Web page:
Oregon Attorney General Rosenblum On SCOTUS Decision to Hear Medication Abortion Case

December 15, 2023
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Only 18 months after its bombshell ruling in Dobbs v Jackson Women’s Health Organization, overturning the US Constitutional right to an abortion, the U.S. Supreme Court has agreed to hear yet another case that could have a major impact on Americans’ reproductive freedom. The case is an appeal from the ruling of the Fifth Circuit Court of Appeals in the Texas case, FDA v. Alliance for Hippocratic Medicine, which challenged the Federal Drug Administration’s approval of mifepristone and its restrictions on how it can be accessed by those who need it for abortion or miscarriage care. Mifepristone is scientifically proven to be safe and effective after more than 20 years of use in the United States.

My attorneys at the Oregon Department of Justice and I are watching this matter closely. We’re pleased the Supreme Court refused to consider the most extreme argument that would have threatened mifepristone’s original approval over 20 years ago by the FDA. However, the excessive restrictions on this important drug that the Fifth Circuit has said it will impose have no basis in medical science.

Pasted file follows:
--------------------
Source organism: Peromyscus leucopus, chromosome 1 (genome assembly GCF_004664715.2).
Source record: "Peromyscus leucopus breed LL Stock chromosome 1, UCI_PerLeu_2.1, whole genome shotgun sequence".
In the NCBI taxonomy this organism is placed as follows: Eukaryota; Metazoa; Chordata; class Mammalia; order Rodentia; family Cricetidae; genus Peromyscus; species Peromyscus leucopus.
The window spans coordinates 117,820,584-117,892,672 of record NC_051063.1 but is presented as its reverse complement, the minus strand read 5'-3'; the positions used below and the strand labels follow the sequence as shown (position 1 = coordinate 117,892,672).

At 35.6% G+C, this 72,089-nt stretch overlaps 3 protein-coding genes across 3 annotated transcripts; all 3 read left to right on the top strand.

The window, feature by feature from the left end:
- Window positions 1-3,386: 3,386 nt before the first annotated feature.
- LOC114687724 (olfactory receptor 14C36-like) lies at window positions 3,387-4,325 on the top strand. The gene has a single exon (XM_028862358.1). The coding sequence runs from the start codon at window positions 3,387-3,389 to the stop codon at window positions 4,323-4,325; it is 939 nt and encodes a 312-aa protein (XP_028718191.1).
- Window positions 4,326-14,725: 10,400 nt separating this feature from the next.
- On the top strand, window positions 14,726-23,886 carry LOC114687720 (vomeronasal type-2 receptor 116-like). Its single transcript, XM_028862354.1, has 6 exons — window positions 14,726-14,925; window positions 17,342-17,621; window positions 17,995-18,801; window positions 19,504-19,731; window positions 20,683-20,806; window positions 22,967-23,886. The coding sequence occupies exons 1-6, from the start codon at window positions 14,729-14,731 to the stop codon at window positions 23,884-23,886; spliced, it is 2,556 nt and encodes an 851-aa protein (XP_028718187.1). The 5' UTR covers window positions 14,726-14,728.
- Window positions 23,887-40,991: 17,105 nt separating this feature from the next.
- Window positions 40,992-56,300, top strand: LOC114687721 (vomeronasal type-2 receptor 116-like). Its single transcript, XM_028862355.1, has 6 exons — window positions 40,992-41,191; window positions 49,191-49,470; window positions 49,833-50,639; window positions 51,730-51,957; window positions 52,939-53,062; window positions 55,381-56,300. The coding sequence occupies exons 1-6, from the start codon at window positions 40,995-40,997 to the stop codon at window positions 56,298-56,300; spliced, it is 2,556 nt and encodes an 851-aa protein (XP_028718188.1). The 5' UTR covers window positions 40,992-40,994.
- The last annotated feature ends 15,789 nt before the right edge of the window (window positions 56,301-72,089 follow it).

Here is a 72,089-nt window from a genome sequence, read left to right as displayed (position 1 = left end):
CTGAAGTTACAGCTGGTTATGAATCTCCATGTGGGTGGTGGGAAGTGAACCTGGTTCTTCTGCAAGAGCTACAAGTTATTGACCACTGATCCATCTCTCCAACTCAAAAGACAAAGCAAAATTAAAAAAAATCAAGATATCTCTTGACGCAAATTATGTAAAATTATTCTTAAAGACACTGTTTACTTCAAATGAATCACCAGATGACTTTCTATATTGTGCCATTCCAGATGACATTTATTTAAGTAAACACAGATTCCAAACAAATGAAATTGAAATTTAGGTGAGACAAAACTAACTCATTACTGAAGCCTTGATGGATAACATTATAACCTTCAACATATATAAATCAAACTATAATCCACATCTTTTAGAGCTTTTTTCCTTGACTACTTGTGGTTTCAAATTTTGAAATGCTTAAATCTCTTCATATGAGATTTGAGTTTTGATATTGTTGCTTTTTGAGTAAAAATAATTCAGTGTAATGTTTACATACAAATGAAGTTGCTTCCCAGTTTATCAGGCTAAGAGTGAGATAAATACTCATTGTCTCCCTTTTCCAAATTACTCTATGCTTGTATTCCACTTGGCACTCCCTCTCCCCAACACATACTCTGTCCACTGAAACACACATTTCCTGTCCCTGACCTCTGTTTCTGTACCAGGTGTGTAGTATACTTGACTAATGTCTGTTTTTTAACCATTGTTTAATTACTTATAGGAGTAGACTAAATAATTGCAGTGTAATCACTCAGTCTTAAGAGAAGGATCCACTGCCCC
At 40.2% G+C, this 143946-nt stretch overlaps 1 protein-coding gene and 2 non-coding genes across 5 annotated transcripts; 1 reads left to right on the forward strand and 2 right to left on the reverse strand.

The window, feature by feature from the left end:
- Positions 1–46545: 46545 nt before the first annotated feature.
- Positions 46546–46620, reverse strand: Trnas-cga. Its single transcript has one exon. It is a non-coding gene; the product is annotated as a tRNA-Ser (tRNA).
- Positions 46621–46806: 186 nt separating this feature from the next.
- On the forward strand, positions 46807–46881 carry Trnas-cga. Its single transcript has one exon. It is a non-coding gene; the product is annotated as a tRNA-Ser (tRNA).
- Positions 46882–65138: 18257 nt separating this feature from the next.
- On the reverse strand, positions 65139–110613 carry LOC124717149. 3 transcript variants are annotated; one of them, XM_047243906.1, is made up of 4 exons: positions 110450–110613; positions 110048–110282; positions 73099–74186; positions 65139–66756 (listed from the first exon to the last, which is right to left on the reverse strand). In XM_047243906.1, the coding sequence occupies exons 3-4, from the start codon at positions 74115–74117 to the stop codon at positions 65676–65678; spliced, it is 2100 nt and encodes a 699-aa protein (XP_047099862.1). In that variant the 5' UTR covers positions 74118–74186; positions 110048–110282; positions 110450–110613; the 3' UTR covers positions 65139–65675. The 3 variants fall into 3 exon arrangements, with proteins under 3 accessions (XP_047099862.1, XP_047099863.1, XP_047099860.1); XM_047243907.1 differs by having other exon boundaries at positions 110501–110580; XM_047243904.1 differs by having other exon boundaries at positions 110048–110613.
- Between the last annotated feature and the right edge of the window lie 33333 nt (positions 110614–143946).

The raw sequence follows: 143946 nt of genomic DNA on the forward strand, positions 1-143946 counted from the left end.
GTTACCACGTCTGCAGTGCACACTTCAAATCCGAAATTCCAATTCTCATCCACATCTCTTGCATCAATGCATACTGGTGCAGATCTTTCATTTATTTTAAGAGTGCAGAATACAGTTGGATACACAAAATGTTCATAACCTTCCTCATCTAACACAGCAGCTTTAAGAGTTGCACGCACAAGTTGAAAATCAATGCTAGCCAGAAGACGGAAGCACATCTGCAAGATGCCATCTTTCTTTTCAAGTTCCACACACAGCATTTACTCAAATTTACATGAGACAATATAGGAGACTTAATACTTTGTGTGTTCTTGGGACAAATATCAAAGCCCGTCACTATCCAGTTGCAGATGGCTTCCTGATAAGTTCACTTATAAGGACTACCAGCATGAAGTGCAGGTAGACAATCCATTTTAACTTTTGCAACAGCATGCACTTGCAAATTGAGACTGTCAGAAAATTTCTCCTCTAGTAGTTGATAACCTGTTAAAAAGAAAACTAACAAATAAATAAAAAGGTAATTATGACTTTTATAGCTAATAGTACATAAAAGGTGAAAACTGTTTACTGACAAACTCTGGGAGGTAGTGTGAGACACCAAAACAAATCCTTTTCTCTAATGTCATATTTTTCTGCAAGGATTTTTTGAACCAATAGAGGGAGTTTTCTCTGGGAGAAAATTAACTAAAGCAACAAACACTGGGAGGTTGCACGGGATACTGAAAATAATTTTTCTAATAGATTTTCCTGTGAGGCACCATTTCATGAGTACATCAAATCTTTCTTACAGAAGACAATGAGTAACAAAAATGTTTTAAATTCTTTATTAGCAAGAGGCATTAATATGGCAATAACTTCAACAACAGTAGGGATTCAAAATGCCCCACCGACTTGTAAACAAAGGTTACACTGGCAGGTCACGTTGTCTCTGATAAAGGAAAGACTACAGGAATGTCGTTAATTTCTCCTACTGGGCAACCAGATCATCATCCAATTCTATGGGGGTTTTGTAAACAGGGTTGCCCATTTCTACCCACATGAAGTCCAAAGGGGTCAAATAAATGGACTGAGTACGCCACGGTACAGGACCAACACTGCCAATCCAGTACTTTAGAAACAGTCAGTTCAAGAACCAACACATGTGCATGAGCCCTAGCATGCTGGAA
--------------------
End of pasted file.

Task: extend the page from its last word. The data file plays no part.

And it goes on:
Of the more than 20,000 drugs approved by the FDA, only 60 — including mifepristone — have extra restrictions meant to be reserved for inherently dangerous drugs. Others include opioids like fentanyl, and high-dose sedatives used by psychiatric patients. Mifepristone is singled out for this excessively burdensome regulation despite ample evidence that it is safer than Tylenol.

It is important to note that the case Oregon brought with the state of Washington last year challenging the current restrictions on mifepristone is still active, and the preliminary injunction we received from the federal judge in Washington preserving access to mifepristone in Oregon and the 17 states that joined us remains in place.

I will continue to fight for reproductive freedom, which includes the right to be able to readily access abortion medication in Oregon.